Photos: Researchers Develop Cortical Implant to Restore Vision for Blind People

Australian university researchers have developed a world-first cortical implant: an electronic device that sits on the brain and can restore vision to people who have lost it.

Researchers at Monash University in Melbourne, Australia, announced earlier this week they had developed a vision-restoring cortical implant and are preparing for human trials.

The device comes out of 10 years of research driven by the Monash Vision Group, a collaborative partnership between Monash University and Melbourne’s Alfred Hospital.

Photos: Researchers Develop Cortical Implant to Restore Vision for Blind People

The cortical implant and microchip for the Gennaris Bionic Eye, a vision-restoring device developed at Australia’s Monash University

“Further investigations have shown promise for this technology to deliver improved health outcomes to patients with otherwise untreatable neurological conditions, such as limb paralysis,” Monash said in the release. “Many people who are clinically blind have damaged optic nerves. These prevent signals being transmitted from the retina to the ‘vision center’ of the brain.”

Photos: Researchers Develop Cortical Implant to Restore Vision for Blind People

The headset part of the Gennaris Bionic Eye, a cortical implant developed at Australia’s Monash University that promises to restore sight for patients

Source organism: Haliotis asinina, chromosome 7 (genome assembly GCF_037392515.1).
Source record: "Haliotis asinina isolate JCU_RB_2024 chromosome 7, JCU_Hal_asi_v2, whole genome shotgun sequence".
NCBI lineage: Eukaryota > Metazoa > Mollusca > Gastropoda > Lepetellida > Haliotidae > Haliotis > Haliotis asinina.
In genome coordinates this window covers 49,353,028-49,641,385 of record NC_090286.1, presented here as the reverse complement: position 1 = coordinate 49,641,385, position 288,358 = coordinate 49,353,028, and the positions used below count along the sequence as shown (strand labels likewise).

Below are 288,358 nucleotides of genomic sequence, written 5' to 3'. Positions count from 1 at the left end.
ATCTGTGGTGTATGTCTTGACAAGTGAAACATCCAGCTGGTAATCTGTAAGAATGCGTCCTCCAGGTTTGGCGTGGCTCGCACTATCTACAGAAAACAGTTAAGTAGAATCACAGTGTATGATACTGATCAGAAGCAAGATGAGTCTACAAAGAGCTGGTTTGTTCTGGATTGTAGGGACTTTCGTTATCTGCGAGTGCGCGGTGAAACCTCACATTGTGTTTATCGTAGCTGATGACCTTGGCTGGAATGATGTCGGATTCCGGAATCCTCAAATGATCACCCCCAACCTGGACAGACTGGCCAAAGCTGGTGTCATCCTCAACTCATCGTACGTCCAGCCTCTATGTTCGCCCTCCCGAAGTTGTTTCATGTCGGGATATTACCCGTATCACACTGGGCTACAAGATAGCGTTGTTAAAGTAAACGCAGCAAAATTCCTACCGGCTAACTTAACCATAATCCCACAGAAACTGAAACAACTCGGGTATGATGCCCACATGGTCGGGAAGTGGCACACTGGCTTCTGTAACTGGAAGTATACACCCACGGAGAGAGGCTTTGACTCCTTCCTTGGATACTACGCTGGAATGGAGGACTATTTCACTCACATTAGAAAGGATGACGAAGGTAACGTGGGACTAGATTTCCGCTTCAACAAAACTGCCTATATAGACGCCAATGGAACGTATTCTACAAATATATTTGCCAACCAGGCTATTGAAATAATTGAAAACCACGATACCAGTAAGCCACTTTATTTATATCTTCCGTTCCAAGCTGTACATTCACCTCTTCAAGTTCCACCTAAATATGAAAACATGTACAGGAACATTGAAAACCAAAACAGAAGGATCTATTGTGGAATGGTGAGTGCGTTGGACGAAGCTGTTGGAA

“Our design creates a visual pattern from combinations of up to 172 spots of light (phosphenes) which provides information for the individual to navigate indoor and outdoor environments, and recognize the presence of people and objects around them,” he continued.

The device’s first success was recorded in a paper published in the Journal of Neural Engineering in July, which detailed a successful 2,700-hour trial on sheep. Jeffrey Rosenfeld, a senior neurosurgeon at Alfred Hospital and lead author of the study, said it indicates that “long-term stimulation through wireless arrays can be achieved without induction of widespread tissue damage, nor visible behavioral issues or seizures resulting from the stimulation.”

Like the Monash project, the Neuralink device was tested on livestock first, and Musk’s demonstration included a live feed from the brains of several pigs brought to the press hall.

Sourse: sputniknews.com

Photos: Researchers Develop Cortical Implant to Restore Vision for Blind People

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